Ten Prominent Players Who Will Remain Rookies In 2021
Major League Baseball and the Baseball Writers' Association of America announced the 2020 Rookie of the Year award finalists on Monday night. Phillies third baseman Alec Bohm, Padres third baseman Jake Cronenworth and Brewers reliever Devin Williams were named the National League finalists, while Mariners outfielder Kyle Lewis, White Sox outfielder Luis Robert and Astros righthander Cristian Javier were named the American League finalists.
MLB made a slight change to rookie eligibility rules to account for the shortened 2020 season. The limits of 130 at-bats, 50 innings pitched and 45 days on the active roster remained the same, but MLB adjusted how it calculated the 45-day limit.
Previously, days on the active roster after Sept. 1 were not counted toward a player’s service time. But with no September callups this year, days on the active roster in September 2020 were counted toward the 45-day active roster limit. As such, players like Mets infielder Andres Gimenez and Angels outfielder Jo Adell exhausted their rookie eligibility when, in previous years, they would have remained rookies heading into the following season.
However, by virtue of the shortened 60-game season, many other players who spent more than half the season with their teams will remain rookie-eligible in 2021, even with the adjustment to service time calculations.
Here are 10 notable players who made an impact in 2020 and still will be eligible for Rookie of the Year awards in 2021. All career statistics are through the end of the 2020 season.
1. Randy Arozarena, OF, Rays
Career at-bats: 84
The October hero set new records for hits and home runs in a single postseason. Arozarena spent less than a month in the majors during the regular season and most of his pre-2020 big league time came as a September callup, so he will officially remain a rookie in 2021.
2. Ian Anderson, RHP, Braves
Career innings: 32.1
Anderson posted a 1.95 ERA in six starts and took over as the Braves No. 2 starter behind Max Fried. He wasn’t called up until Aug. 25, so he remained under the 45-day active service time threshold to maintain his rookie eligibility.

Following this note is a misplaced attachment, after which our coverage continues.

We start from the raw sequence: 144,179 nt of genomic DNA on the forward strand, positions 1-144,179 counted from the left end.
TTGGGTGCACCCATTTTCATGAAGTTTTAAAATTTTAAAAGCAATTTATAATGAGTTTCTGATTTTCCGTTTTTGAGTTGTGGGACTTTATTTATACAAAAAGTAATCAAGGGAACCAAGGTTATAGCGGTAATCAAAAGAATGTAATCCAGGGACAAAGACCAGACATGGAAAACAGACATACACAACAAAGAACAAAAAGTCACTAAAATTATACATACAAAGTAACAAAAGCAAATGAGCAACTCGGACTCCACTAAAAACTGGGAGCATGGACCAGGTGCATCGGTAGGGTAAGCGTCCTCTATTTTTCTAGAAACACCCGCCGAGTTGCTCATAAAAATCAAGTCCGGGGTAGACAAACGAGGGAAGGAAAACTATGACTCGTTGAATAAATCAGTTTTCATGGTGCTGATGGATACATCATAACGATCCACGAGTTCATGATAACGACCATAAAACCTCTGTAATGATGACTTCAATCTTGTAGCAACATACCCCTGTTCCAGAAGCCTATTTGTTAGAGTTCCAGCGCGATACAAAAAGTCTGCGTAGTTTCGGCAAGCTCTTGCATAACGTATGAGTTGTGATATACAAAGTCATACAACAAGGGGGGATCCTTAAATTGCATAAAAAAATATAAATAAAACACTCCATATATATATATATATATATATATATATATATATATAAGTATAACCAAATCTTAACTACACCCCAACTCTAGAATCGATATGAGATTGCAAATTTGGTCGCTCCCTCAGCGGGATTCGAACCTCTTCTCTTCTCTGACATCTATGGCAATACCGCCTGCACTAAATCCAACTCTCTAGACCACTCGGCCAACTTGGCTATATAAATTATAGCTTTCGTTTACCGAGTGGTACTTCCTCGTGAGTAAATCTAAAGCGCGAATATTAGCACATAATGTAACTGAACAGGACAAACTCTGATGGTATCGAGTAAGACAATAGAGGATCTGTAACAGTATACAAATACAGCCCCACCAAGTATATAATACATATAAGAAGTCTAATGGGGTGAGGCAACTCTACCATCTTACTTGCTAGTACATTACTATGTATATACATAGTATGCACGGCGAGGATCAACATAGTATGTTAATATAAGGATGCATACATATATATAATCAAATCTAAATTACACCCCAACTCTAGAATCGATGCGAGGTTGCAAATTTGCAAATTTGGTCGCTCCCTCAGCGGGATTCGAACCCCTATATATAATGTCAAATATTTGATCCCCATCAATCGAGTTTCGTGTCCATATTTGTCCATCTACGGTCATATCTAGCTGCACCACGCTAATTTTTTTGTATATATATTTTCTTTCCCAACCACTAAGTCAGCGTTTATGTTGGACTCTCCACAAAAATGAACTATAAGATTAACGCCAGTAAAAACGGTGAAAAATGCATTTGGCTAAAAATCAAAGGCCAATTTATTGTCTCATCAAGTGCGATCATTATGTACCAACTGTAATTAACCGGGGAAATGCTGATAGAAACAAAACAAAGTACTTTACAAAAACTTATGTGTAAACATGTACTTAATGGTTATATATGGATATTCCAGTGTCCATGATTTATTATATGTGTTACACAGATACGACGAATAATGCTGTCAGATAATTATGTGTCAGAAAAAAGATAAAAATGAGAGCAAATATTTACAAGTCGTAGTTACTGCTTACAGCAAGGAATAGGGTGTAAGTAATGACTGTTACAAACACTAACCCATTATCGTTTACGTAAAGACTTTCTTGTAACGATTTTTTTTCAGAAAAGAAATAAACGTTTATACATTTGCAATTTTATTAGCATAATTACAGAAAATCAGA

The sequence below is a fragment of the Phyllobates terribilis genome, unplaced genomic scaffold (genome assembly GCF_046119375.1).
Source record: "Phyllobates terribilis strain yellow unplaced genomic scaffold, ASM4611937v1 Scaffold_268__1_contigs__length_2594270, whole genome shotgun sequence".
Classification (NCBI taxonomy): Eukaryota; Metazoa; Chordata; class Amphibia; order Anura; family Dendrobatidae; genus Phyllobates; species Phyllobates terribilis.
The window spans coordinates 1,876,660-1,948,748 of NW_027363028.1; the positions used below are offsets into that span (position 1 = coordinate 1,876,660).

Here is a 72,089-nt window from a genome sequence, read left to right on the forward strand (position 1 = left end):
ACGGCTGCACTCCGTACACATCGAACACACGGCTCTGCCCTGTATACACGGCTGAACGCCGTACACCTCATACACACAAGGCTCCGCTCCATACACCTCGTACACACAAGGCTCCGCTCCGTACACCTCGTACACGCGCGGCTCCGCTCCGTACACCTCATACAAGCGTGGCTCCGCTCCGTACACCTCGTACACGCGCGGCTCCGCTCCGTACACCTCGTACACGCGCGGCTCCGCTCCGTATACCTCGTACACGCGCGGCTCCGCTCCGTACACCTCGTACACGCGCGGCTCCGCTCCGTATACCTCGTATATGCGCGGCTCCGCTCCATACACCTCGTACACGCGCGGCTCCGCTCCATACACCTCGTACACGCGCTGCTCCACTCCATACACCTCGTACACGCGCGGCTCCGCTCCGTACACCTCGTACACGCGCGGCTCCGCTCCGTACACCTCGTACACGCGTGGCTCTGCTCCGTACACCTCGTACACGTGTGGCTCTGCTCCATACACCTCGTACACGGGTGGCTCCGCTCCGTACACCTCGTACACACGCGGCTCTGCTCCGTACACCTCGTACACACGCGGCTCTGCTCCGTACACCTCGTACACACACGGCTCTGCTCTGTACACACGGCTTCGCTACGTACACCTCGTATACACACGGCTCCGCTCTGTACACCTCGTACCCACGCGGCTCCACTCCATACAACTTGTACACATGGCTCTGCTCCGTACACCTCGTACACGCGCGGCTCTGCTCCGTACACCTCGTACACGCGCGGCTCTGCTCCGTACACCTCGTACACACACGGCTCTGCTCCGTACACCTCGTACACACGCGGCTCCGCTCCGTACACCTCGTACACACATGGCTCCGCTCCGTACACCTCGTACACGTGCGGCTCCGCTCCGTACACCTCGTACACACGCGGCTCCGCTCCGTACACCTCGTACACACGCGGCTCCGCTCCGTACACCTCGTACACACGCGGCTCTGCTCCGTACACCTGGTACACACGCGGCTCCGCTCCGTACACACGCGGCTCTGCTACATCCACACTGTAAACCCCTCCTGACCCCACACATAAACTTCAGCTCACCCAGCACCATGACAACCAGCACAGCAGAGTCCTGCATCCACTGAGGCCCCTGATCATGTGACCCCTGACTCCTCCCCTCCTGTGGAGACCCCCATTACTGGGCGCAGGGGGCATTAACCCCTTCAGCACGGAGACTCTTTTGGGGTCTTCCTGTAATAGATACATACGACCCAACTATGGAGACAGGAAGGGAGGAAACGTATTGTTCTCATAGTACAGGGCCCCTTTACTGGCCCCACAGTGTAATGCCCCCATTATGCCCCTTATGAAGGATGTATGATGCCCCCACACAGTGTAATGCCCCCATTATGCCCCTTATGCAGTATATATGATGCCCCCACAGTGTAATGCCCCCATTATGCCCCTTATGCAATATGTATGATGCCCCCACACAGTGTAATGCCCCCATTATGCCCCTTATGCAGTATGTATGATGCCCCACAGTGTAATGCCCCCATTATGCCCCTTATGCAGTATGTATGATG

3. Ke’Bryan Hayes, 3B, Pirates
Career at-bats: 85
Hayes got called up Sept. 1 and laid waste to opponents in his debut, batting .376/.442/.682 with seven doubles, two triples and five home runs in 24 games and playing standout defense at third base. He remained safely under the rookie limits for at-bats and service time and will enter 2021 as a top NL Rookie of the Year award contender.
4. Sixto Sanchez, RHP Marlins
Career innings: 39
Sanchez went 3-2, 3.46 in seven starts for the Marlins and was a part of their playoff rotation with Sandy Alcantara and Pablo Lopez. He debuted on Aug. 22 and thus remained under the 45-day active service time limit in addition to the rookie innings limit.
5. Ryan Mountcastle, OF/1B, Orioles
Career at-bats: 126
Mountcastle lived up to his reputation as a premium hitter by batting .333/.386/.492 and rising to the No. 3 spot in the Orioles lineup by the end of the year. He finished four at-bats under the rookie limit of 130 and a few days under the service time limit after debuting Aug. 21.
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6. Triston McKenzie, RHP, Indians
Career innings: 33.1
McKenzie joined the Indians rotation shortly after Mike Clevinger and Zach Plesac were sent to the alternate training site for violating COVID-19 health and safety protocols. McKenzie went 2-1, 3.24 in eight appearances (six starts) after debuting Aug. 22, staying under the rookie service time and innings limits.
7. Nick Madrigal, 2B, White Sox
Career at-bats: 103
Madrigal took over as the White Sox’s second baseman a week into the season and hit .340/.376/.369. But because he missed more than three weeks with a separated shoulder, he fell under the 45-day active roster limit as well as the at-bats limit to remain a rookie in 2021.
8. Dane Dunning, RHP, White Sox
Career innings: 34
Dunning went 2-0, 3.97 in seven starts for the White Sox and started the decisive Game 3 of their Wild Card Series against the A’s. Dunning debuted on Aug. 19 and spent another 10 days at the alternate site before joining the White Sox for good on Aug. 30, keeping him under the rookie service time limit.
9. Joey Bart, C, Giants
Career at-bats: 103
Bart took over as the Giants’ starting catcher and struggled in his first taste of the majors, batting .233/.280/.320 with 41 strikeouts and three walks in 111 plate appearances. He debuted Aug. 20, so he fell just under the 45-day active roster limit to remain a rookie.
10. Dylan Carlson, OF, Cardinals
Career at-bats: 110
Carlson hit just .200/.252/.364 over two stints in the majors, but was significantly improved in his second callup and hit cleanup for the Cardinals in their Wild Card Series against the Padres. He debuted Aug. 15 and was sent down to the alternate site for 10 days in September, staying under the active service time and at-bats limits.